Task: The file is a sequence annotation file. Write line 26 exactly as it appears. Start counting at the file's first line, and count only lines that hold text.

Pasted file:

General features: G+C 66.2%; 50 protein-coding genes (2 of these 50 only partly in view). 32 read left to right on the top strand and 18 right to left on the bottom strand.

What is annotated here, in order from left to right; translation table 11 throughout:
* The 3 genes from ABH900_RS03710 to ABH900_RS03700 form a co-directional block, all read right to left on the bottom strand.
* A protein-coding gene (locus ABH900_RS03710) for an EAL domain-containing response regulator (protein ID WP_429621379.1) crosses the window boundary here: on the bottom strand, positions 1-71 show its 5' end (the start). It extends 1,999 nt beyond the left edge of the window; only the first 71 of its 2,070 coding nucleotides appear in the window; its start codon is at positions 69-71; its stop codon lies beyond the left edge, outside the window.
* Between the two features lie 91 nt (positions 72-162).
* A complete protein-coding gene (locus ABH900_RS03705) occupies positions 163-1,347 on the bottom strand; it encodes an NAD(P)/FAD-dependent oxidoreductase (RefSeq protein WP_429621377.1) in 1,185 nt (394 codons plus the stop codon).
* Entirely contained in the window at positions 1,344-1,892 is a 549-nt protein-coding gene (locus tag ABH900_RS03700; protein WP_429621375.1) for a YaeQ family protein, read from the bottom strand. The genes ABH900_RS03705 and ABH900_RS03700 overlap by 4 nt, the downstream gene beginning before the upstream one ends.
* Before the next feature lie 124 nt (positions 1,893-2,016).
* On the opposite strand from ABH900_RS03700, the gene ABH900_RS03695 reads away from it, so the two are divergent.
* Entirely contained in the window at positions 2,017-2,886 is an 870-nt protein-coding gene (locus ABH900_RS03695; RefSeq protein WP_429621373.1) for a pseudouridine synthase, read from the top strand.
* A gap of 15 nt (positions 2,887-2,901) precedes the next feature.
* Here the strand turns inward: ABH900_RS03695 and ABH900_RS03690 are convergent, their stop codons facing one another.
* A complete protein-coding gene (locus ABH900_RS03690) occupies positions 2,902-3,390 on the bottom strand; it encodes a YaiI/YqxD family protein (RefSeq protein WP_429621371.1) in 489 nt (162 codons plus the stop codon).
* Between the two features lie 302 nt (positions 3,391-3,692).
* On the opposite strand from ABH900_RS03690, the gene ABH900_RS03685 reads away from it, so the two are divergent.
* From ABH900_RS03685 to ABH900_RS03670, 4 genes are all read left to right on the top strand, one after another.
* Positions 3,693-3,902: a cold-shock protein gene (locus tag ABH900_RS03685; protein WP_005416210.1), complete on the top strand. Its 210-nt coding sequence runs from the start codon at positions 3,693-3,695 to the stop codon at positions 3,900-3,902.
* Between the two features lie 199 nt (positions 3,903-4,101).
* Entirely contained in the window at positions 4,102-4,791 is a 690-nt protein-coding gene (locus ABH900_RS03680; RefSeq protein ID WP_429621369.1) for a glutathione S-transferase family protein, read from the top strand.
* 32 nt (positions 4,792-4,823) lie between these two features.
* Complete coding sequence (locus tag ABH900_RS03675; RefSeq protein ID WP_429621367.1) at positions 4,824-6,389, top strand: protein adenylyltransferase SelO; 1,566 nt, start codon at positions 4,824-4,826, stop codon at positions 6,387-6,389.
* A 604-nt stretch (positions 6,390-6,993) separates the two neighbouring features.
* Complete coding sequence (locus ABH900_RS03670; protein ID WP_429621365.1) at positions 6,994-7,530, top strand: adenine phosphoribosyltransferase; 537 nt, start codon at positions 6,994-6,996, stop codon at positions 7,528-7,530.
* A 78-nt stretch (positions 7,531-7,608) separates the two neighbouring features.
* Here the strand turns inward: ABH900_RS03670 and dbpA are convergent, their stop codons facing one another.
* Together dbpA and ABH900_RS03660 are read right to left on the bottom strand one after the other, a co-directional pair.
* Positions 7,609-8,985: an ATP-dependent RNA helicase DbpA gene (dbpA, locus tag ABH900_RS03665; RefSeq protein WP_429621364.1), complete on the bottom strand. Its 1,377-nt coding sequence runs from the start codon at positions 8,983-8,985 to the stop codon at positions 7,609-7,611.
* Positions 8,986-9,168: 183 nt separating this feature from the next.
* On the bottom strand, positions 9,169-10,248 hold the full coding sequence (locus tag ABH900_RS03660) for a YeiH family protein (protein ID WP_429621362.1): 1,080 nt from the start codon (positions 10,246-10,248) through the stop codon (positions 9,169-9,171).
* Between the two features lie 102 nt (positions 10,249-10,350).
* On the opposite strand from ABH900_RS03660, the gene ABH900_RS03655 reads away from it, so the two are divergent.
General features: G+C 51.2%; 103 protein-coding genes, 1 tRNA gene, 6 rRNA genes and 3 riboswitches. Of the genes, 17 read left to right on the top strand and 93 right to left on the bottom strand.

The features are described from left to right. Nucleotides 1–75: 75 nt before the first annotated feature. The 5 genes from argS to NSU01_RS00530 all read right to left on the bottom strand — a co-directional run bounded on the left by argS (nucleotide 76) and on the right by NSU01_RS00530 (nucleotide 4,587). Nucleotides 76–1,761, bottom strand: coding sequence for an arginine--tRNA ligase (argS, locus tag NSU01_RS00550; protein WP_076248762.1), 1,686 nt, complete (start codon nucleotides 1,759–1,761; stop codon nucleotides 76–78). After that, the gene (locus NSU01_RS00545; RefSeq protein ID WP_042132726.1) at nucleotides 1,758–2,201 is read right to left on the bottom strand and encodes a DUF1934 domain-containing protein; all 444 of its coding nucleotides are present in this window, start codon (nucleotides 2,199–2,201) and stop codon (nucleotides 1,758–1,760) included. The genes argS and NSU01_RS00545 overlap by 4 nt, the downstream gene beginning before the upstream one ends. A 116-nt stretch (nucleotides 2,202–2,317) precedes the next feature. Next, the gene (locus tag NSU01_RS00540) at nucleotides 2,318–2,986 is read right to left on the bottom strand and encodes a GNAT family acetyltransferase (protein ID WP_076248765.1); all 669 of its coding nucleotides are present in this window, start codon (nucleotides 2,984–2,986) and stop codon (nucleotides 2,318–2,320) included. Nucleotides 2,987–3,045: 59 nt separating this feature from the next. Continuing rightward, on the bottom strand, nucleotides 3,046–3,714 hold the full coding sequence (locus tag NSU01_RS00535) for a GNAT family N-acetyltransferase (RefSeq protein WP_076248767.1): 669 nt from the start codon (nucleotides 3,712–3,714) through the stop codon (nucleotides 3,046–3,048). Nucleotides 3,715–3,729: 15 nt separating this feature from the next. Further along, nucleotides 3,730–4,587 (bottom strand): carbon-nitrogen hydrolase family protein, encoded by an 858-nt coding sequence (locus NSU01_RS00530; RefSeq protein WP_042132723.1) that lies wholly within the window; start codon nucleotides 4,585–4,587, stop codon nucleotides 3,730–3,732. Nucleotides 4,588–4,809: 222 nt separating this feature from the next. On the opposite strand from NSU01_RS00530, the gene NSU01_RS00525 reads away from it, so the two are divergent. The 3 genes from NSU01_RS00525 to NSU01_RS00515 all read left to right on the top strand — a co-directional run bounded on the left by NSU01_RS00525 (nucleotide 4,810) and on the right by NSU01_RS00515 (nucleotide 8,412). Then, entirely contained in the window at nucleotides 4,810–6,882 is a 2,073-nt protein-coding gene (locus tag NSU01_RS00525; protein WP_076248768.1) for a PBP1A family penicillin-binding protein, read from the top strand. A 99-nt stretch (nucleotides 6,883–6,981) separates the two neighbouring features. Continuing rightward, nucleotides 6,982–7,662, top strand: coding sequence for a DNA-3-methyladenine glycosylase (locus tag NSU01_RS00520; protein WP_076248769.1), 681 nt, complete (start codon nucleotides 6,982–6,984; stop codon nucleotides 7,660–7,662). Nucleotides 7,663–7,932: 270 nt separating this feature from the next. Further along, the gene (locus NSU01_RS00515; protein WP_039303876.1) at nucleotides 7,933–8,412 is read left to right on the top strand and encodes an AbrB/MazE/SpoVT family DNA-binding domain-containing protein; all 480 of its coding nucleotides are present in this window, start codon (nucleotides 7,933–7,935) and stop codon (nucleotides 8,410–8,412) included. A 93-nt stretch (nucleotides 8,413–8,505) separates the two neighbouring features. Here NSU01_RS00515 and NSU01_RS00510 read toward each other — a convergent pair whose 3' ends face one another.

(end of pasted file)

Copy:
* Together dbpA and ABH900_RS03660 are read right to left on the bottom strand one after the other, a co-directional pair.